Þrymskviða – The Lay of Þrym

26. Hard by there sat | the serving-maid wise,
So well she answered | the giant’s words:
“From food has Freyja | eight nights fasted,
So hot was her longing | for Jotunheim.”

27. Thrym looked ‘neath the veil, | for he longed to kiss,
But back he leaped | the length of the hall:
“Why are so fearful | the eyes of Freyja?
Fire, methinks, | from her eyes burns forth.”

28. Hard by there sat | the serving-maid wise,
So well she answered | the giant’s words:
“No sleep has Freyja | for eight nights found,
So hot was her longing | for Jotunheim.”

29. Soon came the giant’s | luckless sister,
Who feared not to ask | the bridal fee:
“From thy hands the rings | of red gold take,
If thou wouldst win | my willing love,
(My willing love | and welcome glad.)”

30: Then loud spake Thrym, | the giants’ leader:
“Bring in the hammer | to hallow the bride;
On the maiden’s knees | let Mjollnir lie,
That us both the band | of Vor may bless.”

31. The heart in the breast | of Hlorrithi laughed
When the hard-souled one | his hammer beheld;
First Thrym, the king | of the giants, he killed,
Then all the folk | of the giants he felled.

32. The giant’s sister | old he slew,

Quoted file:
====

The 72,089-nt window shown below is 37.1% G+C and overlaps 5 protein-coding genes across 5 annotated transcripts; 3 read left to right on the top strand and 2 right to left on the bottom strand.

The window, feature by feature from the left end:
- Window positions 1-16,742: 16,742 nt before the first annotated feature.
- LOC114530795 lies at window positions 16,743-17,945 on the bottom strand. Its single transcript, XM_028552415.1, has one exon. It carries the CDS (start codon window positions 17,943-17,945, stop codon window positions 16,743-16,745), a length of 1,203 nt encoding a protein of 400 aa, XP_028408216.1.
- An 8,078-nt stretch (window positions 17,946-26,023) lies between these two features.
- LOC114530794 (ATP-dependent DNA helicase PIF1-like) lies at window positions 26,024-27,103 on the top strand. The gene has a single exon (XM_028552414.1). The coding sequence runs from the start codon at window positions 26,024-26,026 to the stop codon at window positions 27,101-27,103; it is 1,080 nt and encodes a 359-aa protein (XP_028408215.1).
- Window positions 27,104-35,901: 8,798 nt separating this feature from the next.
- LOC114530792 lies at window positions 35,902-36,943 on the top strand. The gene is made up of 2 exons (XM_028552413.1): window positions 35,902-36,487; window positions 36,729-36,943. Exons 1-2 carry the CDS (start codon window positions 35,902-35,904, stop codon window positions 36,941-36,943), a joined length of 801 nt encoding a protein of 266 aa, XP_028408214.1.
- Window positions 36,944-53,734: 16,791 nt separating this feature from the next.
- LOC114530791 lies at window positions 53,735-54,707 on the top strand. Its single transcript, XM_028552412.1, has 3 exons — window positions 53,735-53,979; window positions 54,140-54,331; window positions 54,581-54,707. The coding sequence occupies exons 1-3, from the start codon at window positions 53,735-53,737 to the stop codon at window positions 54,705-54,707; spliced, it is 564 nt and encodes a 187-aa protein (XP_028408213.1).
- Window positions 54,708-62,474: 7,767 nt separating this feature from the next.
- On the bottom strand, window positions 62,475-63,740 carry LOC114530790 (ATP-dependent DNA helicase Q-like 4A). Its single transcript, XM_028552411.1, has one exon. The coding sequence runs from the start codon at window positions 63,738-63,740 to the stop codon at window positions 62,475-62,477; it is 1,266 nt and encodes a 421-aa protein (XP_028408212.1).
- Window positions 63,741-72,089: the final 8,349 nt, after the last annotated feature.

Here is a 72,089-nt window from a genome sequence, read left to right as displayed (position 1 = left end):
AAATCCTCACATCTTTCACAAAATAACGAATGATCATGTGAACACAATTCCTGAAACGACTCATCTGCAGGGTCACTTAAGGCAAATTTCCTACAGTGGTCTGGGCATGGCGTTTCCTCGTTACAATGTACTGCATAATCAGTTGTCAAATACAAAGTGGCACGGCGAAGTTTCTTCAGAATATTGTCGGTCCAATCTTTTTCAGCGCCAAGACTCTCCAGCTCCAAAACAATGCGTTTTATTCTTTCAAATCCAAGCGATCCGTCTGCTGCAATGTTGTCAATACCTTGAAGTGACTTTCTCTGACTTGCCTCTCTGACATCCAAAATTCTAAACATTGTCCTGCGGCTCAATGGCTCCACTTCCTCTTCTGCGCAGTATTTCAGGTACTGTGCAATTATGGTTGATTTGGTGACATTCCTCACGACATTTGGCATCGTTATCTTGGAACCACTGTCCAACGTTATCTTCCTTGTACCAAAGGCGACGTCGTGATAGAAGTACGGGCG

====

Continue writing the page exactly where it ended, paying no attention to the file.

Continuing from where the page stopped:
She who had begged | the bridal fee;
A stroke she got | in the shilling’s stead,
And for many rings | the might of the hammer.

33. And so his hammer | got Othin’s son.

27. For clearness I have inserted Thrym’s name in place of the pronoun of the original. Fire: the noun is lacking in the manuscript; most editors have inserted it, however, following a late paper manuscript.

28. In the manuscript the whole stanza is abbreviated to initial letters, except for “sleep,” “Freyja,” and “found.”

29. Luckless: so the manuscript, but many editors have altered the word “arma” to “aldna,” meaning “old,” to correspond with line 1 of stanza 32. Line 5 may well be spurious.

30. Hallow: just what this means is not clear, but there are {footnote po. 181} references to other kinds of consecration, though not of a bride, with the “sign of the hammer.” According to Vigfusson, “the hammer was the holy sign with the heathens, answering to the cross of the Christians.” In Snorri’s story of Thor’s resuscitation of his cooked goat (cf. Hymiskvitha, 38, note) the god “hallows” the goat with his hammer. One of the oldest runic signs, sup posed to have magic power, was named Thor’s-hammer. Vor: the goddess of vows, particularly between men and women; Snorri lists a number of little-known goddesses similar to Vor, all of them apparently little more than names for Frigg.

33. Some editors reject this line, which, from a dramatic stand point, is certainly a pity. In the manuscript it begins with a capital letter, like: the opening of a new stanza.


Bellows Corona Edda Eiriksmal Fb Frigg Goddess Eir Hakonarmal Harald Fairhair Havamal Havamol Heathen Heathens Heimdallr Heimskringla Helgakviða Hjörvarðssonar I – The First Lay of Helgi the Hunding Sólarljóð – Songs of the Sun Gróttasöngr – The Lay of Grotti Hymiskviða Hyndluljóð Hárbarðsljóð Hávamál Lokasenna Mimir Nine worlds NNV Odin Othin Petition Poetic Edda Prophecy of the Seeress Ragnarök Reginsmál Sacred text Skaldskaparmal Skírnismál Snorri Sturluson social media Study Toughts Vafþrúðnismál Valhalla Viking Völundarkviða Völuspá Yggdrasil Þrymskviða